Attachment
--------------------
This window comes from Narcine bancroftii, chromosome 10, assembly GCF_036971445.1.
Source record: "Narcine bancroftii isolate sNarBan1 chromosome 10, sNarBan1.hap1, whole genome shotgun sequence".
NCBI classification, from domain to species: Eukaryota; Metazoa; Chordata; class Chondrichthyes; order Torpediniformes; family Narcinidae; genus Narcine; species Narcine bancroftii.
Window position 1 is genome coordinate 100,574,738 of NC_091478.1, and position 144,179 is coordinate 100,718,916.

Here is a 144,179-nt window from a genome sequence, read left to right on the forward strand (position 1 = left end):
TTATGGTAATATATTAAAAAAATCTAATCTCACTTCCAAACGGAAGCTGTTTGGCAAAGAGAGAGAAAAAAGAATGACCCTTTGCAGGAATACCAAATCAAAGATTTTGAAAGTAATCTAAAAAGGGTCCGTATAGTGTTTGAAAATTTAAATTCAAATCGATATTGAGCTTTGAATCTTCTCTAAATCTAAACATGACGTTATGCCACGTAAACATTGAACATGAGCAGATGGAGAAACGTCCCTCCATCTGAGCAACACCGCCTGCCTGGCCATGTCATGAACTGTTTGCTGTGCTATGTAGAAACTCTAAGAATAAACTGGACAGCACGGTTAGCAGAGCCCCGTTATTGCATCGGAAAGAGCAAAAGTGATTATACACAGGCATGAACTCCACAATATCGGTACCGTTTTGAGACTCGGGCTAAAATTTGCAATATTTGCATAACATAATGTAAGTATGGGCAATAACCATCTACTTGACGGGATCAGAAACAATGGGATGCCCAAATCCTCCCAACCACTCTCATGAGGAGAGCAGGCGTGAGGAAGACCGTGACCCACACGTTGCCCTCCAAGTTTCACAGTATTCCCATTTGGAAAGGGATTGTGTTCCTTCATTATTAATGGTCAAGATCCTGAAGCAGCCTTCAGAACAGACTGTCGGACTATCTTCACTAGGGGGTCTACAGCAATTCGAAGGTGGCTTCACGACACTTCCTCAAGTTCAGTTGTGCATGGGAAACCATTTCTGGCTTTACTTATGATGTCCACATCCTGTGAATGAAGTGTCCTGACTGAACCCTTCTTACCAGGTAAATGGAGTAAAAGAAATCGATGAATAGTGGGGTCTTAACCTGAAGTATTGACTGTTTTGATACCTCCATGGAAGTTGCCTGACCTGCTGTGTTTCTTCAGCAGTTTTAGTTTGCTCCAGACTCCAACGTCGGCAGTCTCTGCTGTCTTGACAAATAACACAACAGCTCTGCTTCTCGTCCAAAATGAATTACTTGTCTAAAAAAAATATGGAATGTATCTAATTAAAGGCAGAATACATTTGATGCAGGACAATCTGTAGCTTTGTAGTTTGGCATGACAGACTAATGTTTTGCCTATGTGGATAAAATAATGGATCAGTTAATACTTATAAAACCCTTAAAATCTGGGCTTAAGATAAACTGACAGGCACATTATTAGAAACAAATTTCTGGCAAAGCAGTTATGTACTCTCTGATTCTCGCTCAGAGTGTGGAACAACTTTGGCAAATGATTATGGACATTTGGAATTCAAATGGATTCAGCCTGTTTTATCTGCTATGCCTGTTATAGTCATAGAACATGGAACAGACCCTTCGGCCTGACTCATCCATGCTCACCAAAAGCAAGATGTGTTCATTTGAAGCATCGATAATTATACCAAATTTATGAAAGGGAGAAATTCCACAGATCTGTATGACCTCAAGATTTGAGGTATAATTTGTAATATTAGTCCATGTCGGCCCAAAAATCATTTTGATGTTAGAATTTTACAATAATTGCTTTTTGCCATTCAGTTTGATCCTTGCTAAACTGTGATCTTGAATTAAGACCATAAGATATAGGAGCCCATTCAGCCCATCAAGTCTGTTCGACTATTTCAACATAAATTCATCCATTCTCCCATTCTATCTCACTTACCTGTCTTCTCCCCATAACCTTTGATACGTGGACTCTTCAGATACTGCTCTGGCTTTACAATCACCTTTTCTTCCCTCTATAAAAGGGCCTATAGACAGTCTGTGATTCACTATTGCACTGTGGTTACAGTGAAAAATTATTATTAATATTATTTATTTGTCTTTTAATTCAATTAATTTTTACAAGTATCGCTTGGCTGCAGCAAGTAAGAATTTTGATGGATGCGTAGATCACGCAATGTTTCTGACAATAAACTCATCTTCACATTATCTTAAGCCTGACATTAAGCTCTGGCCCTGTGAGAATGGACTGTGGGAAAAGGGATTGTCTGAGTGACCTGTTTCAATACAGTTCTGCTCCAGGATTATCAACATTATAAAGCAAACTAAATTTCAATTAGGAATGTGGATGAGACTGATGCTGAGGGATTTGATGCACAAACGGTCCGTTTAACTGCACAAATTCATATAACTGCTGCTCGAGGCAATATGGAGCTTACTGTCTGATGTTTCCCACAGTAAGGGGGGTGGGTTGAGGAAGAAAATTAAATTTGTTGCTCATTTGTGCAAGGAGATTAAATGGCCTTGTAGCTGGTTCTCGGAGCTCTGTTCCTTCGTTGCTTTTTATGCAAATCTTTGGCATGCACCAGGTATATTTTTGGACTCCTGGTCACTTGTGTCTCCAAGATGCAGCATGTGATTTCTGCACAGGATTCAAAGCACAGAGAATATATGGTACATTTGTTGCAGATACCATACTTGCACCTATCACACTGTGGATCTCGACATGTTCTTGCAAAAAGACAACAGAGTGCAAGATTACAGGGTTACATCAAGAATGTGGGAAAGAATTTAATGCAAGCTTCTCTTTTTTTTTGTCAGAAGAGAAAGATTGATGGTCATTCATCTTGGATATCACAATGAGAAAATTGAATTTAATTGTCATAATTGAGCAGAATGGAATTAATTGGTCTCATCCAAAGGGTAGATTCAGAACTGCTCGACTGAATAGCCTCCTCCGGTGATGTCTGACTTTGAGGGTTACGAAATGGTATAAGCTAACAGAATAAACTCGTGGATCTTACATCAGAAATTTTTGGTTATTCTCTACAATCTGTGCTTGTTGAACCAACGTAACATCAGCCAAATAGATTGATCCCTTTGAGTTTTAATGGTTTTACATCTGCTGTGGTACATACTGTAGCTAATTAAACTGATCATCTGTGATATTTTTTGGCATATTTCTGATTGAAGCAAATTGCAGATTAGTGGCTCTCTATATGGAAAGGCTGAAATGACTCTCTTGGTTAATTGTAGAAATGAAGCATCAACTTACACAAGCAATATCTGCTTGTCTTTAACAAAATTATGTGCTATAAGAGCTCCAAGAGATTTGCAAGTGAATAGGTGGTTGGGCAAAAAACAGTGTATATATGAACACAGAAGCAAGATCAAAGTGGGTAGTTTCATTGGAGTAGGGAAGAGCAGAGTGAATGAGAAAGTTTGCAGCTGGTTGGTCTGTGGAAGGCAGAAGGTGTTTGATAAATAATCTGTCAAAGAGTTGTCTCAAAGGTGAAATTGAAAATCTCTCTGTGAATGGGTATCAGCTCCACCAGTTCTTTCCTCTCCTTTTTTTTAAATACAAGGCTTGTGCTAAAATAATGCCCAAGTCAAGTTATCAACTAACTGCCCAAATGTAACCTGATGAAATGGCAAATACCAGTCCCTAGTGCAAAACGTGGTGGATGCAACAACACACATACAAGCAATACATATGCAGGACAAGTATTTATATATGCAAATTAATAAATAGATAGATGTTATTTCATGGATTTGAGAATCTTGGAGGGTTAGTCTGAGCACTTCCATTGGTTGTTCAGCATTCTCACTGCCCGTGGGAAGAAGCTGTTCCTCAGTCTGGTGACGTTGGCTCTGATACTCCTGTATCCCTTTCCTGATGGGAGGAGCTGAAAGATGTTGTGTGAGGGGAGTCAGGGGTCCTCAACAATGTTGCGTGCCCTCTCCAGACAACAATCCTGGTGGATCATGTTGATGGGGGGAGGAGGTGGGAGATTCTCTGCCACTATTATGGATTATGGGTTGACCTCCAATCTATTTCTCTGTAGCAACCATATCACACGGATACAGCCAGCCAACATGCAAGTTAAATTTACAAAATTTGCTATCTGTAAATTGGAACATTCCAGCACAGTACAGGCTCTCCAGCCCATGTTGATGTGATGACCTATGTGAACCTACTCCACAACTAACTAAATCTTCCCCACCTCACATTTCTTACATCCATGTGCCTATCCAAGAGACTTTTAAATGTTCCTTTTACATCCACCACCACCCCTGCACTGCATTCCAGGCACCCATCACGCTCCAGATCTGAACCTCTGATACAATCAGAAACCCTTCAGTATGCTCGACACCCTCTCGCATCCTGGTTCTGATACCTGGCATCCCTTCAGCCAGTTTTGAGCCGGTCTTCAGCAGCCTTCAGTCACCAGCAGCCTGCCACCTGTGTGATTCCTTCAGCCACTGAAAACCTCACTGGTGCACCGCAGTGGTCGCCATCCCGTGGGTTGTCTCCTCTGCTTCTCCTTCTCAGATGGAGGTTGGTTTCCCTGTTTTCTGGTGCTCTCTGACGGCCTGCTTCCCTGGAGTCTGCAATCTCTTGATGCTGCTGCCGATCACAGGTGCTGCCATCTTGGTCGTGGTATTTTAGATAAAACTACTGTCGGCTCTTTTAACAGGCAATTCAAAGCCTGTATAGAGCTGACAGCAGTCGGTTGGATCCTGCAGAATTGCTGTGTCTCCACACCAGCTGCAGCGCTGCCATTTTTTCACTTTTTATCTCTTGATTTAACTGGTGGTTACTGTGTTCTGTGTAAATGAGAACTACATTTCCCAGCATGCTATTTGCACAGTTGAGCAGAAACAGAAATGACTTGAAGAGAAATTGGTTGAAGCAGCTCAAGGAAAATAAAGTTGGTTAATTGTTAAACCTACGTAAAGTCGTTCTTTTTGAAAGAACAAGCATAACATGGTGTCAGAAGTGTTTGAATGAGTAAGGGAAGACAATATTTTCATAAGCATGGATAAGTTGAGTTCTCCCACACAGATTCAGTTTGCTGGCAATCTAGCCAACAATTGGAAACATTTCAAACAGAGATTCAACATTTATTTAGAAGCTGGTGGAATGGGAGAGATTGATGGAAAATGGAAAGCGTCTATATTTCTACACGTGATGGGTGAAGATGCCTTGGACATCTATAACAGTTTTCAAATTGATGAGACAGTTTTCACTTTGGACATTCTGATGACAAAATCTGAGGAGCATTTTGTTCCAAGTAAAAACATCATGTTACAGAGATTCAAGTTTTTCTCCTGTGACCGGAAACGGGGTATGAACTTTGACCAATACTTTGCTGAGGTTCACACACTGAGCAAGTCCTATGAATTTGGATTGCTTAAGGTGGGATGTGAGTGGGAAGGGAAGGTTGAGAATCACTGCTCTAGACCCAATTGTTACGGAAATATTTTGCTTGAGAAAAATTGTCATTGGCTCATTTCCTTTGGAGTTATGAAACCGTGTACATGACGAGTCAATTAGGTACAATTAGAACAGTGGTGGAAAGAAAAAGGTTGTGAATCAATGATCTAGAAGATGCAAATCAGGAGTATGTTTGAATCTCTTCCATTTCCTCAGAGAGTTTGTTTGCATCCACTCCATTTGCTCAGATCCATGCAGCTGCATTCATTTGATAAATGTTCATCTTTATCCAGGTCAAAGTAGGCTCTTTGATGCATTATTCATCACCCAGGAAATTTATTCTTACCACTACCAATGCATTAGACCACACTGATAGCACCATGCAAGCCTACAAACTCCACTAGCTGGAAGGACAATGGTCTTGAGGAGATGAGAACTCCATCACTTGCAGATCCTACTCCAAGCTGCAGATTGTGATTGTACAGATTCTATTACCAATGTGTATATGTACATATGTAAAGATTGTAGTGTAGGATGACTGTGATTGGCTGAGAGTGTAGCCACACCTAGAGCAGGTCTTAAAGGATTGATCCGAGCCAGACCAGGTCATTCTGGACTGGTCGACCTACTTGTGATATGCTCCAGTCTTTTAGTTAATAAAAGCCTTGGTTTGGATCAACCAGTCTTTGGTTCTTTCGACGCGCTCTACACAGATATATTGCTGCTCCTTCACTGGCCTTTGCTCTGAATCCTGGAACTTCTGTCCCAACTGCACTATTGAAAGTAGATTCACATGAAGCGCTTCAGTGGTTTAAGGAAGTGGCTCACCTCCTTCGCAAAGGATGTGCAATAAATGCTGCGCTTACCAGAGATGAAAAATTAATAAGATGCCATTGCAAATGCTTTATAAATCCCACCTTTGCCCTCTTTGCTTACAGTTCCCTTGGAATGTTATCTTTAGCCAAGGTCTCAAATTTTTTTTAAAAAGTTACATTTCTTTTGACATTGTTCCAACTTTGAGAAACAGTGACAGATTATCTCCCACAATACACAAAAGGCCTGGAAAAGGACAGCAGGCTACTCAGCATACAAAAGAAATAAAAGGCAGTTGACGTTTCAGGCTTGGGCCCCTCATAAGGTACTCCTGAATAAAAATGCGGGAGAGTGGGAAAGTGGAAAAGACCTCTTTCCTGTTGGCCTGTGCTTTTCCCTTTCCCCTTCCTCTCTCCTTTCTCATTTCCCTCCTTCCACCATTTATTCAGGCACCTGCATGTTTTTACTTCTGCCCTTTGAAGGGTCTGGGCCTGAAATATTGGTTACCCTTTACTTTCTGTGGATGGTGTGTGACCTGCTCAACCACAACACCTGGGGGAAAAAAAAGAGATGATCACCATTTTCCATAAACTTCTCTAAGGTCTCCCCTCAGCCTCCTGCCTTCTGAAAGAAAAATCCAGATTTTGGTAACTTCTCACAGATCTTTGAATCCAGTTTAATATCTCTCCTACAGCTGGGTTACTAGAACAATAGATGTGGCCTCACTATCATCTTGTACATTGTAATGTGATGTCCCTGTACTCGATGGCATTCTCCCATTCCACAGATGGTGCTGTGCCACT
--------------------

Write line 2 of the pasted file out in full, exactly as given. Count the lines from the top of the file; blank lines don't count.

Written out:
Source record: "Narcine bancroftii isolate sNarBan1 chromosome 10, sNarBan1.hap1, whole genome shotgun sequence".